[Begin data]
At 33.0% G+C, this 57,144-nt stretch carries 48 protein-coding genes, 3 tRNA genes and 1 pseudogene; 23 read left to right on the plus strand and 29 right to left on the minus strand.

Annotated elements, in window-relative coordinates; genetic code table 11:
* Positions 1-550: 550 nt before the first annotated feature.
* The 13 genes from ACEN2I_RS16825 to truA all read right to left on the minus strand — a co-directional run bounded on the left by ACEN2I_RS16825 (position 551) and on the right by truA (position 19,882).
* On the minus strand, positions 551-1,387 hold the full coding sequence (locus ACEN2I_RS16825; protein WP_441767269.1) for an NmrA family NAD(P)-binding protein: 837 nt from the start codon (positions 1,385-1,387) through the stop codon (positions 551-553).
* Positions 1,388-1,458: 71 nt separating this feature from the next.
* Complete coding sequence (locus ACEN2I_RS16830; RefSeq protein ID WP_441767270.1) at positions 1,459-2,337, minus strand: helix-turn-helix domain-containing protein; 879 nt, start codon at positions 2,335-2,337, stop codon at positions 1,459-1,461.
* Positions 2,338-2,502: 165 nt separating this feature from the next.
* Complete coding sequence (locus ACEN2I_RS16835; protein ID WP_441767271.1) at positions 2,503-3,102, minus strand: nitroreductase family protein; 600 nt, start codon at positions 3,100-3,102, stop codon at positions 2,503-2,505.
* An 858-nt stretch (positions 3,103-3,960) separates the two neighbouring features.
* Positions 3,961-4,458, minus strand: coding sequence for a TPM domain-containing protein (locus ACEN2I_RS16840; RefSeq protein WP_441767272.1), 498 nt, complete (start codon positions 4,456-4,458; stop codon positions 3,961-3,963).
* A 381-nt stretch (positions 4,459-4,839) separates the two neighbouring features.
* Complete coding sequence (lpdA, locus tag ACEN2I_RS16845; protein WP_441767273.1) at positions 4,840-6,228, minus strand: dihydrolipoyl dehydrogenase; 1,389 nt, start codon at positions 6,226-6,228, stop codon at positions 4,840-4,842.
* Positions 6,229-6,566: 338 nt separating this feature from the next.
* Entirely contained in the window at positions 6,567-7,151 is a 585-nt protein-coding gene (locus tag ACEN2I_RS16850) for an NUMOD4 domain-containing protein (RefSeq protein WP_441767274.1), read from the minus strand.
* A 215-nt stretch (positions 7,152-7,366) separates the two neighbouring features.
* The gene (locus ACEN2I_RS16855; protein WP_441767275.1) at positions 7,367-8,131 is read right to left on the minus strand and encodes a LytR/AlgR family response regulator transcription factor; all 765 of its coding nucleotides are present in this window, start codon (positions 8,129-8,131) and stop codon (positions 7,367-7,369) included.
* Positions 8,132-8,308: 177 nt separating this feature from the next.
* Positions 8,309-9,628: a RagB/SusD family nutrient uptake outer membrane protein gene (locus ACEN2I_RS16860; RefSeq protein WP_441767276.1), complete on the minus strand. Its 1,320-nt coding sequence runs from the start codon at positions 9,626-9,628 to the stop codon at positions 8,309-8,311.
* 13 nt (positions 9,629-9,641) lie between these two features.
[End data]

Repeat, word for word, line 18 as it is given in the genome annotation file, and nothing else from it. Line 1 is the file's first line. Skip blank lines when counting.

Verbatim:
* Positions 8,132-8,308: 177 nt separating this feature from the next.